top of page


Earl Williams

Katherine raised her niece Denisha as her own child, providing a safe, stable home


  Katherine, who served as a longtime U.S. Postal Carrier, was Denisha’s No. 1 advocate. During the holiday season, she conducted clinics to help players improve their basketball IQ and skills. 

   In those days, she would also sit in the stands observing the action on the court, critiquing players and game management, often offering insights, and providing constructive criticism. 

  Katherine was not one of those over-the-top, crazy parents barking orders to their daughters during games, living their basketball dreams through their children. 

  She knew what it took to be a successful high school player and collegiate athlete. Not many people in the gym knew that Katherine was once a phenomenal basketball player at Long Beach Jordan High and UC Irvine. In 1989, officials inducted her into the Anteaters Athletic Hall of Fame, an institution where she still is the all-time leader in career points, free throws made, and field goals made.

   “She was very dedicated,’’ said Monique Johnson, a mother Katherine befriended while her daughter Mya competed with Denisha at Saint Anthony High. “Anything Denisha needed, she tried to fulfill.’’

  Adrienne, who played basketball at Jordan and Long Beach City College, used her family’s delicious apple pie recipe to create slices to sell at the snack bar. “It’s probably the best apple pie you will ever eat,’’ Monique recalled. “She made it all the time for the sack bar.’’

   Katherine advocated for the girls. She wanted all players who competed in Lady Saints basketball program to achieve their goals of earning athletic scholarships to compete in college. Somes times, this meant putting fire underneath britches of coaches to make calls to college coaches on behalf of athletes.

 “Every game, Katherine was always there,’’ Monique said. “I know she was always pulling girls to the side, telling them things they should do and work on because of her experience. She was really good at that. She was always giving advice.”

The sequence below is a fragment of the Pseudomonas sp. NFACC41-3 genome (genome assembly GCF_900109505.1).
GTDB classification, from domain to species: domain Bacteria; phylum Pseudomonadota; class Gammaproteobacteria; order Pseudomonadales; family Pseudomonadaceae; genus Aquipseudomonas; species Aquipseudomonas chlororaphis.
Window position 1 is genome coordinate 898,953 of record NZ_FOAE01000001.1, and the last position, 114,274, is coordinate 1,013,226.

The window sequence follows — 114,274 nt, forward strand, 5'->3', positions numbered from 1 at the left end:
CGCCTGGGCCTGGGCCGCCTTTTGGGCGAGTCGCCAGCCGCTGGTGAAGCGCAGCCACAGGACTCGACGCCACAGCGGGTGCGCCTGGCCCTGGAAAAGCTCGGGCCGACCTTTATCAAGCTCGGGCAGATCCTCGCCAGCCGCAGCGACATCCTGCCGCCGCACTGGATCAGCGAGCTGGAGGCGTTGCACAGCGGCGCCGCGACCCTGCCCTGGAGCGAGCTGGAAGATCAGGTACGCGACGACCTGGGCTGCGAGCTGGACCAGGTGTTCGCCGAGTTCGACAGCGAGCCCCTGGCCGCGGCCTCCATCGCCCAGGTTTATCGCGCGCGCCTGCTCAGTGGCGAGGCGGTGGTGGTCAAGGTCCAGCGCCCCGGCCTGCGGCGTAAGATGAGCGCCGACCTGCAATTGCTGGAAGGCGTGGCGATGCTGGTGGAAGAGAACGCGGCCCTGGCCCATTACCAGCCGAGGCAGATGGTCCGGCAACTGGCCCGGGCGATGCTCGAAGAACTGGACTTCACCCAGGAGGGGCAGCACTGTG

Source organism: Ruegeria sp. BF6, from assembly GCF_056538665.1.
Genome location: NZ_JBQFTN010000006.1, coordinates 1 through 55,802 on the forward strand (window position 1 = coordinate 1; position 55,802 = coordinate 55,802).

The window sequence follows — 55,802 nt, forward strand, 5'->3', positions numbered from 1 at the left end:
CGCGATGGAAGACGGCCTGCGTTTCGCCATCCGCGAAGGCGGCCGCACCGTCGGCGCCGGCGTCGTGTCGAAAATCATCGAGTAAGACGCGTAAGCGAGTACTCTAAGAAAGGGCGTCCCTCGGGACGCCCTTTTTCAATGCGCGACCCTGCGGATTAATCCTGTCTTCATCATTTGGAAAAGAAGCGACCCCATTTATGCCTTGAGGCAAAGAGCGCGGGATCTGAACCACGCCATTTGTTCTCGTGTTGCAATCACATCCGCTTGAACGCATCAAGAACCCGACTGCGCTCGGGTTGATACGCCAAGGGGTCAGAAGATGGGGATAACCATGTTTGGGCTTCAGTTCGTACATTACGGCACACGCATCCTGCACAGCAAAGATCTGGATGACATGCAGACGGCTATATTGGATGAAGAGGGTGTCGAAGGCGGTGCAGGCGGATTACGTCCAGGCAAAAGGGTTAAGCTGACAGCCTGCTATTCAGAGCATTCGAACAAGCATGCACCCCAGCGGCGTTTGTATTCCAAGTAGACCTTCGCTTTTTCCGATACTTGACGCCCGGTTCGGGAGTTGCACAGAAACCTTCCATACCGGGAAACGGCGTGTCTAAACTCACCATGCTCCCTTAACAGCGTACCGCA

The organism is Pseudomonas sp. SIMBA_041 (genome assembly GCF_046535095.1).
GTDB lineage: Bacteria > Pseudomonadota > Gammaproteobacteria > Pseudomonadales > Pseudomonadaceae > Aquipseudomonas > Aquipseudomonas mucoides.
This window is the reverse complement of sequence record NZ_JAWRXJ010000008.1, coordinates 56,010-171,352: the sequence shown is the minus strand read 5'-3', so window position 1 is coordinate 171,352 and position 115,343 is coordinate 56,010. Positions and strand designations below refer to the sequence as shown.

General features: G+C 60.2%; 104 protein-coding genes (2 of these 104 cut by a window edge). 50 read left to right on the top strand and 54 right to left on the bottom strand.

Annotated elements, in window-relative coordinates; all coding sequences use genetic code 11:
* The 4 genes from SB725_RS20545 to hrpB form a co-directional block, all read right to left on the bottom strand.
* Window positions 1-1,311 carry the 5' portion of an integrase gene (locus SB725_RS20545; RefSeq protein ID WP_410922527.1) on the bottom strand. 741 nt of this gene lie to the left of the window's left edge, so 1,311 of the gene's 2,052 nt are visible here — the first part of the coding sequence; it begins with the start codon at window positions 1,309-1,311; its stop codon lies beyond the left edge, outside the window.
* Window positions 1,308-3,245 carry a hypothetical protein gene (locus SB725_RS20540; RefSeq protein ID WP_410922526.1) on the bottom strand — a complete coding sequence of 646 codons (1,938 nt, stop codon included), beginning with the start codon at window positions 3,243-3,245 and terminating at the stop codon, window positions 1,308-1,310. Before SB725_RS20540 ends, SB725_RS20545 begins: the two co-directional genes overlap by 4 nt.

A good percentage of the time, Katherine worked to improve the skills of forwards and centers. Many parents didn’t know how to approach her because she was the kind of person who spoke her mind, nothing vicious. Katherine, who worked with children in Long Beach Parks and Recreation for years, knew how to provide 

athletes constructive criticism. 

  Katherine was forthright. She and Monique were like two peas in a pod. During the two years Mya played in the program, the mothers often had honest conversations about issues concerning athletes, including training and development, college recruitment, and life. 

  People weren’t always receptive to Katherine’s stance, said Monique, who appreciated her insights.

  “I think people had a misperception of her because she was so ‘matter of a fact,’’ Monique said. “She had a certain tone, and people didn’t warm up to her.” 

  They got along well. Some times, Katherine, Adrienne, their sister Pearl, and Monique conducted backyard cookouts on birthdays and for Lady Saints bonding sessions. 

  Away from the girls, the mothers and aunts hosted Spades and Dominos Nights and dined at restaurants.